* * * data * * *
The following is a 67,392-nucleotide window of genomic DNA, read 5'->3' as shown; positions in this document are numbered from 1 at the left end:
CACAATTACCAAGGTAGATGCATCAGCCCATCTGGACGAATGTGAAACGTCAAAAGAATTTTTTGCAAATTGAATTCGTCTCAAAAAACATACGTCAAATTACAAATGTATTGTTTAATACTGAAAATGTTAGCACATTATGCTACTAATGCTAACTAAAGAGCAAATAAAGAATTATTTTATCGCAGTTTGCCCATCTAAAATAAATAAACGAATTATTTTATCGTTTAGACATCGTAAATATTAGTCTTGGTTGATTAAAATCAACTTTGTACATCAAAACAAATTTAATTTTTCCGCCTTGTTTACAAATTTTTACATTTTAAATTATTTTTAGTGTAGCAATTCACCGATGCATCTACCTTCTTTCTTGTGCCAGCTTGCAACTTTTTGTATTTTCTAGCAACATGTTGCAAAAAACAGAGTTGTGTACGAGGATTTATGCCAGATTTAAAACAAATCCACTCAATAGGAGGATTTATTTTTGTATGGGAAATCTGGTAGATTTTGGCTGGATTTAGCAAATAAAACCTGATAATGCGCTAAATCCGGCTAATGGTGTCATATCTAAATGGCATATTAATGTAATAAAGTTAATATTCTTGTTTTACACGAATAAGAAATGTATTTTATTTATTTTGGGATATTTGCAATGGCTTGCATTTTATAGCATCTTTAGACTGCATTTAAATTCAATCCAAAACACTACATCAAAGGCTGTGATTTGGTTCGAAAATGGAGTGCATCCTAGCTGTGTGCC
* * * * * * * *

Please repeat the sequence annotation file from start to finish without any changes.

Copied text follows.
The following is a 67,392-nucleotide window of genomic DNA, read 5'->3' as shown; positions in this document are numbered from 1 at the left end:
CACAATTACCAAGGTAGATGCATCAGCCCATCTGGACGAATGTGAAACGTCAAAAGAATTTTTTGCAAATTGAATTCGTCTCAAAAAACATACGTCAAATTACAAATGTATTGTTTAATACTGAAAATGTTAGCACATTATGCTACTAATGCTAACTAAAGAGCAAATAAAGAATTATTTTATCGCAGTTTGCCCATCTAAAATAAATAAACGAATTATTTTATCGTTTAGACATCGTAAATATTAGTCTTGGTTGATTAAAATCAACTTTGTACATCAAAACAAATTTAATTTTTCCGCCTTGTTTACAAATTTTTACATTTTAAATTATTTTTAGTGTAGCAATTCACCGATGCATCTACCTTCTTTCTTGTGCCAGCTTGCAACTTTTTGTATTTTCTAGCAACATGTTGCAAAAAACAGAGTTGTGTACGAGGATTTATGCCAGATTTAAAACAAATCCACTCAATAGGAGGATTTATTTTTGTATGGGAAATCTGGTAGATTTTGGCTGGATTTAGCAAATAAAACCTGATAATGCGCTAAATCCGGCTAATGGTGTCATATCTAAATGGCATATTAATGTAATAAAGTTAATATTCTTGTTTTACACGAATAAGAAATGTATTTTATTTATTTTGGGATATTTGCAATGGCTTGCATTTTATAGCATCTTTAGACTGCATTTAAATTCAATCCAAAACACTACATCAAAGGCTGTGATTTGGTTCGAAAATGGAGTGCATCCTAGCTGTGTGCC